John Drish residence
The John Drish residence, called the Drish House and originally Malone Place is an antebellum mansion located in a roundabout at 2300 17th Street in Tuscaloosa.
When Dr John Drish began construction of the house about 1830 it was located outside of town on a large plantation with a double row of elms leading from the gate lodge at the north entrance to the front of the house. Drish was a prominent homebuilder and he provided the design as well as the slave labor responsible for its erection.
The original house was a typical center-hall mansion decorated in the Greek Revival style with Doric columns on the two-story porticoes. A separate kitchen was constructed beside the house which was divided through the center by a wide hallway with a curving wooden staircase. The walls were constructed of brick, thickly stuccoed and scored to resemble stone blocks. In 1855 an Italianate-style addition brought Ionic columns and a three story brick tower to the front facade as well as cast-iron side porches designed by English architect William Nichols.
Drish was in his bed one night in his tower bedroom when he rose suddenly and leapt over the stair railing to his death. As he laid in state his body was surrounded by an array of large candles. His widow, Sarah, had insisted that the same candles accompany her wake, but they could not be found when she died. Over the years numerous reports of fires have been reported in the house, but no fire or evidence of damage was found by those responding to the alarms. Further hauntings are said to represent the spirit of Drish's daughter, who reportedly lost her sanity after her father refused her marriage to a suitor. The ghost stories were related in Kathryn Tucker Windham's 13 Alabama Ghosts and Jeffrey. Members of the Tuscaloosa Paranormal Research Group visited the house in 2008 but did not record any evidence of haunting.
The Drish heirs sold the house to Colonel E. A. Powell, who sold it in turn to the Tennessee Coal, Iron and Light Company. The company sold it to Judge W. G. Cochrane, who turned it over to the Lilley and Snedecors families before it was given to the Tuscaloosa Board of Education. It was used as the Jemison School from 1906 to 1925. In this period the plantation and gardens were divided up into a residential subdivision with the house occupying the center of a prominent circle within the grid of streets.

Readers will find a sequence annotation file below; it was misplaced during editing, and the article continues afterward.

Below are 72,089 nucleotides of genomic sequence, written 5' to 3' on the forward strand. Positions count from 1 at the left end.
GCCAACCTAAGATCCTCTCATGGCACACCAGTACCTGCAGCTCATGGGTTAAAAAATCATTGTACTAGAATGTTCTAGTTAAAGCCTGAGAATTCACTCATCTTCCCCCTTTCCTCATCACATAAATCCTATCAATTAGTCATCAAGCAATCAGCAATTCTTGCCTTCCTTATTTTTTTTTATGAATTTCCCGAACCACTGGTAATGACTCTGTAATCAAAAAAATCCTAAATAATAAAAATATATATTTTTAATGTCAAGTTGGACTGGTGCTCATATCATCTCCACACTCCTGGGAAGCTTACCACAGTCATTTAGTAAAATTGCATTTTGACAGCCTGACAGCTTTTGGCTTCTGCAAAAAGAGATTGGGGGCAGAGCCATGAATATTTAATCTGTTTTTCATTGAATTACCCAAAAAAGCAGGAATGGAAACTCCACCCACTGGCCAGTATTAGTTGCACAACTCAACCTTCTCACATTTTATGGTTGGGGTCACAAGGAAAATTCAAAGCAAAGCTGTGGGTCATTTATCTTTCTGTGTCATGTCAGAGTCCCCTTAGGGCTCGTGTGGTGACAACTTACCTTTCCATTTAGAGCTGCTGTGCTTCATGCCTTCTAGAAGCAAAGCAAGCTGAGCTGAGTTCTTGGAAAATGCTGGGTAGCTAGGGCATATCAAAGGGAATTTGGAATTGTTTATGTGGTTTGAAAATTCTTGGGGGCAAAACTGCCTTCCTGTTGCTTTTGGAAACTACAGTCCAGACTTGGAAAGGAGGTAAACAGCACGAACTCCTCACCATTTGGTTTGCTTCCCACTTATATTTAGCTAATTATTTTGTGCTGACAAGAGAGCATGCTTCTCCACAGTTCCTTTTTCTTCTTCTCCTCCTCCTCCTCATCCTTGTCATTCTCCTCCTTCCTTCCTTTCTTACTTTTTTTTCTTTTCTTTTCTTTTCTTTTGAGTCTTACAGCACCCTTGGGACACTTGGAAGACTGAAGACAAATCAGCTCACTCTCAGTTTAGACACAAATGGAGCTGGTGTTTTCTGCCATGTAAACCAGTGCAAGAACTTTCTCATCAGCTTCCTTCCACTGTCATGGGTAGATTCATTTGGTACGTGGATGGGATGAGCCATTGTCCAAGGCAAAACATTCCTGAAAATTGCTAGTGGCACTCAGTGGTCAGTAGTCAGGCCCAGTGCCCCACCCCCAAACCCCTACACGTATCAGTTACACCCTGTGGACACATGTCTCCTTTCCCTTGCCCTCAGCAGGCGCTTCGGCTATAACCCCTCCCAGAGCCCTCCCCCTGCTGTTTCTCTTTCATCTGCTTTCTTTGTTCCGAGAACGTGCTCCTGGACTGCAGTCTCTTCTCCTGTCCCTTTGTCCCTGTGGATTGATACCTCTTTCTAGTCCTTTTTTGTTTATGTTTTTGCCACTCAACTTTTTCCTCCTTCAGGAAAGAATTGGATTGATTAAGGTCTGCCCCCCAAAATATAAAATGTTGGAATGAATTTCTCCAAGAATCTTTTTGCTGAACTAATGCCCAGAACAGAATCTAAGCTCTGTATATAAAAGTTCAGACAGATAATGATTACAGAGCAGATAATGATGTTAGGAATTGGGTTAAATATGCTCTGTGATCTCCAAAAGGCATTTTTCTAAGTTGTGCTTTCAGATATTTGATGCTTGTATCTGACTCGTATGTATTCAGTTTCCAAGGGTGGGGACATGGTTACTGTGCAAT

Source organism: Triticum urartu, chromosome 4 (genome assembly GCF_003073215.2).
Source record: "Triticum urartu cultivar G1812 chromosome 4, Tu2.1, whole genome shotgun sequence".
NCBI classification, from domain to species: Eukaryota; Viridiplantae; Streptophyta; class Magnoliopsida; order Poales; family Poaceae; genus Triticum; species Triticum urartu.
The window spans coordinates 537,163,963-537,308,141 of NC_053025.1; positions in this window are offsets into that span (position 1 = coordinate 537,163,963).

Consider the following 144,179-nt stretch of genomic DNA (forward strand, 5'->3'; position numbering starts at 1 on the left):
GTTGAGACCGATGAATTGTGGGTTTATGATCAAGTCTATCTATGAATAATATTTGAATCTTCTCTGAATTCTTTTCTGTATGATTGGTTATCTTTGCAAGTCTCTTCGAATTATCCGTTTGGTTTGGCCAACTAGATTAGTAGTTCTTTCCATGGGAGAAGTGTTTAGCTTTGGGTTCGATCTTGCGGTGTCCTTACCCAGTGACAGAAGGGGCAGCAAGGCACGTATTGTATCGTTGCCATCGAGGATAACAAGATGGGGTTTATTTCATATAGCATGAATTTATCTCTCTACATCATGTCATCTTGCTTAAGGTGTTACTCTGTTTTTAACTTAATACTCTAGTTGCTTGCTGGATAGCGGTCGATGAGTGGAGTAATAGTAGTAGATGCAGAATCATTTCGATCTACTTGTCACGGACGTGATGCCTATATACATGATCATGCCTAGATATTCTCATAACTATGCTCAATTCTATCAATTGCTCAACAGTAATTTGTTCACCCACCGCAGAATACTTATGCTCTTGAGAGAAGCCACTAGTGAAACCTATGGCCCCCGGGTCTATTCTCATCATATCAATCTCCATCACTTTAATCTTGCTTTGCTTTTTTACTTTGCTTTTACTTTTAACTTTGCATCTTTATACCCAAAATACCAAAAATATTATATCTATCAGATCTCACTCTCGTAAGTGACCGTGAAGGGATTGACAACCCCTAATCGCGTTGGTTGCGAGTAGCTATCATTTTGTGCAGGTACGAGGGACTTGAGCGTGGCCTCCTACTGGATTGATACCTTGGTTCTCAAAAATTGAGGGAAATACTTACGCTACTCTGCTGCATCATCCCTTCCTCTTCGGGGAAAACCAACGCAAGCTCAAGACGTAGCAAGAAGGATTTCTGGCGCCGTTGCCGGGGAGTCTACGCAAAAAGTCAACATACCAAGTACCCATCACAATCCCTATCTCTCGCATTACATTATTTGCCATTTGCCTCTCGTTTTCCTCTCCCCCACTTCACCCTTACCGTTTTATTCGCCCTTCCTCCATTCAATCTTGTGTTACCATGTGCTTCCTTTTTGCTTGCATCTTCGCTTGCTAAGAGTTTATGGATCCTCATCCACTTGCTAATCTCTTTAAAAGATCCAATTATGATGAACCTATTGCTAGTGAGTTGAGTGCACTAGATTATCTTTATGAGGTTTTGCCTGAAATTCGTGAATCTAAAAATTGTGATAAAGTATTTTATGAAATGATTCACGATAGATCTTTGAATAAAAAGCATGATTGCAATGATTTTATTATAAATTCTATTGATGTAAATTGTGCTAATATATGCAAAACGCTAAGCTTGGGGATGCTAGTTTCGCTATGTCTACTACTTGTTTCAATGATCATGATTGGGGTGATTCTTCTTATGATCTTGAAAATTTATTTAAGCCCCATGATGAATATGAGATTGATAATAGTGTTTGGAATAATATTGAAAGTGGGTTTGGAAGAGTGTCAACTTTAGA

Later Charles Turner purchased the house and used the house as a parts warehouse for his Tuscaloosa Wrecking Company. The decaying splendor of the old mansion with a bold "Auto Parts" sign nailed over the door drew the attention of photographers documenting the Great Depression. W. N. Manning, Walker Evans and Frances Johnson each photographed the house in the 1930s. Over the years almost all of the interior and exterior details, including the side porches, were removed.
In 1940 the house was purchased from the city of Tuscaloosa by the Southside Baptist Church for $4,000. The church spent two years remodeling the interior and adding on to the exterior before moving into the former house in 1942.
A large brick sanctuary was completed on the west of the house in 1978. In 2007 the church turned the building over to the Tuscaloosa County Preservation Society which began stabilizing the historic structure. The sanctuary addition was demolished in 2009. In 2014 the society sold the house to a private owner.
- Maxwell, Camille (unknown date) "Ghost Tales of Tragic Past". Tuscaloosa News
- Stevenson, Tommy (July 18, 2007) "'Place in Peril’ gets help." Tuscaloosa News
- Stevenson, Tommy (October 13, 2008) "Drish House finally gets a chance to yield its secrets." Tuscaloosa News
- Woods, Mary N. (2009) Beyond the Architect's Eye: Photographs and the American Built Environment. Philadelphia, Pennsylvania: University of Pennsylvania Press. ISBN 9780812241082
- Stevenson, Tommy (December 12, 2009) "Church demolition restores look of Drish House." Tuscaloosa News
- Adams, Allison Puccetti (August 13, 2014) "Southside Baptist Church". Vintage Crimson
- Dr John H. Drish House at the Historic American Buildings Survey
- "Facts and Legends About the Drish House" on rootsweb
- Converted antebellum residence into Tuscaloosa Wrecking Company and Auto Parts. Alabama photograph by Walker Evans
- Drish House photograph at Flickr.com